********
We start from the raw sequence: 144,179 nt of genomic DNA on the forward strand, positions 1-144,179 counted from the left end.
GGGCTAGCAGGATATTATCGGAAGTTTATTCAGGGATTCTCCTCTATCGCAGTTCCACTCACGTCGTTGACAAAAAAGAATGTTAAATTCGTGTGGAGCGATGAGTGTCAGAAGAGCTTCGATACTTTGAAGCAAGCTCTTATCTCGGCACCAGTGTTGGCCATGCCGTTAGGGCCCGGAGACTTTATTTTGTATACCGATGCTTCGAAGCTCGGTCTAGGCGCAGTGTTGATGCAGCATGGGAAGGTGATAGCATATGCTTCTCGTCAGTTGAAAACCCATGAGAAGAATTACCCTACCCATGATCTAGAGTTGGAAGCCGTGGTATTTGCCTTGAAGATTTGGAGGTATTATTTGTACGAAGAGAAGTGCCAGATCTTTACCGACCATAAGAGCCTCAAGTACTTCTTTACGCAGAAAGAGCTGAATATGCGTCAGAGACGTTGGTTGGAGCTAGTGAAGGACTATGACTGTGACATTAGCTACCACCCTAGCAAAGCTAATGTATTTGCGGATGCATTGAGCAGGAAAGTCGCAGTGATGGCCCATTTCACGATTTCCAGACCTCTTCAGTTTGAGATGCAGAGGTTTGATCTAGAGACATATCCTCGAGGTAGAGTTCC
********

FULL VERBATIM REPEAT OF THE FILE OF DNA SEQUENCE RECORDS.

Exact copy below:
We start from the raw sequence: 144,179 nt of genomic DNA on the forward strand, positions 1-144,179 counted from the left end.
GGGCTAGCAGGATATTATCGGAAGTTTATTCAGGGATTCTCCTCTATCGCAGTTCCACTCACGTCGTTGACAAAAAAGAATGTTAAATTCGTGTGGAGCGATGAGTGTCAGAAGAGCTTCGATACTTTGAAGCAAGCTCTTATCTCGGCACCAGTGTTGGCCATGCCGTTAGGGCCCGGAGACTTTATTTTGTATACCGATGCTTCGAAGCTCGGTCTAGGCGCAGTGTTGATGCAGCATGGGAAGGTGATAGCATATGCTTCTCGTCAGTTGAAAACCCATGAGAAGAATTACCCTACCCATGATCTAGAGTTGGAAGCCGTGGTATTTGCCTTGAAGATTTGGAGGTATTATTTGTACGAAGAGAAGTGCCAGATCTTTACCGACCATAAGAGCCTCAAGTACTTCTTTACGCAGAAAGAGCTGAATATGCGTCAGAGACGTTGGTTGGAGCTAGTGAAGGACTATGACTGTGACATTAGCTACCACCCTAGCAAAGCTAATGTATTTGCGGATGCATTGAGCAGGAAAGTCGCAGTGATGGCCCATTTCACGATTTCCAGACCTCTTCAGTTTGAGATGCAGAGGTTTGATCTAGAGACATATCCTCGAGGTAGAGTTCC